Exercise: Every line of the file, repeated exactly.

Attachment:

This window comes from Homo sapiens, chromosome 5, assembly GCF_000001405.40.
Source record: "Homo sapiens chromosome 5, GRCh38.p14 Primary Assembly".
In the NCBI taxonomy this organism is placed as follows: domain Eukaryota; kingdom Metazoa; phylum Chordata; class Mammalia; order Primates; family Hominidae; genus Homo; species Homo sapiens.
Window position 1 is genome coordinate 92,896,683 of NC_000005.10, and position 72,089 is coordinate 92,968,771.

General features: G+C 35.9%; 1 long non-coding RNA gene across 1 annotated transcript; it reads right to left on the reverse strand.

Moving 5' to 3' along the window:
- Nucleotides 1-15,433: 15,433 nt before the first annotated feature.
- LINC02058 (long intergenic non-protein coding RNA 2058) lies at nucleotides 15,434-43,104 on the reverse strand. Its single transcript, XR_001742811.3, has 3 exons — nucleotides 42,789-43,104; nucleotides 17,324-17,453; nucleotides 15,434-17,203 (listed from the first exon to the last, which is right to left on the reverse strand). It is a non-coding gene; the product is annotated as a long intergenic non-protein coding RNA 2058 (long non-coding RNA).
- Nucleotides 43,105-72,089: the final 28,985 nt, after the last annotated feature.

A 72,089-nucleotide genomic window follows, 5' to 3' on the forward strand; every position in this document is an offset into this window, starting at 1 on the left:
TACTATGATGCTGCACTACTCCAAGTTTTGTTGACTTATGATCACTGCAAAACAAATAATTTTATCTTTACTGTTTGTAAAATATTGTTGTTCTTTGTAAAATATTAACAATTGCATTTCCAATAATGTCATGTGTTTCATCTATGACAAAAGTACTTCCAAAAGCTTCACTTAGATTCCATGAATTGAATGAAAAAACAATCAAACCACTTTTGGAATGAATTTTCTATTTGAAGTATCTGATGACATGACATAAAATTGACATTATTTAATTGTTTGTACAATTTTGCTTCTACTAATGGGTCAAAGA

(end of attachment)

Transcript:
This window comes from Homo sapiens, chromosome 5, assembly GCF_000001405.40.
Source record: "Homo sapiens chromosome 5, GRCh38.p14 Primary Assembly".
In the NCBI taxonomy this organism is placed as follows: domain Eukaryota; kingdom Metazoa; phylum Chordata; class Mammalia; order Primates; family Hominidae; genus Homo; species Homo sapiens.
Window position 1 is genome coordinate 92,896,683 of NC_000005.10, and position 72,089 is coordinate 92,968,771.

General features: G+C 35.9%; 1 long non-coding RNA gene across 1 annotated transcript; it reads right to left on the reverse strand.

Moving 5' to 3' along the window:
- Nucleotides 1-15,433: 15,433 nt before the first annotated feature.
- LINC02058 (long intergenic non-protein coding RNA 2058) lies at nucleotides 15,434-43,104 on the reverse strand. Its single transcript, XR_001742811.3, has 3 exons — nucleotides 42,789-43,104; nucleotides 17,324-17,453; nucleotides 15,434-17,203 (listed from the first exon to the last, which is right to left on the reverse strand). It is a non-coding gene; the product is annotated as a long intergenic non-protein coding RNA 2058 (long non-coding RNA).
- Nucleotides 43,105-72,089: the final 28,985 nt, after the last annotated feature.

A 72,089-nucleotide genomic window follows, 5' to 3' on the forward strand; every position in this document is an offset into this window, starting at 1 on the left:
TACTATGATGCTGCACTACTCCAAGTTTTGTTGACTTATGATCACTGCAAAACAAATAATTTTATCTTTACTGTTTGTAAAATATTGTTGTTCTTTGTAAAATATTAACAATTGCATTTCCAATAATGTCATGTGTTTCATCTATGACAAAAGTACTTCCAAAAGCTTCACTTAGATTCCATGAATTGAATGAAAAAACAATCAAACCACTTTTGGAATGAATTTTCTATTTGAAGTATCTGATGACATGACATAAAATTGACATTATTTAATTGTTTGTACAATTTTGCTTCTACTAATGGGTCAAAGA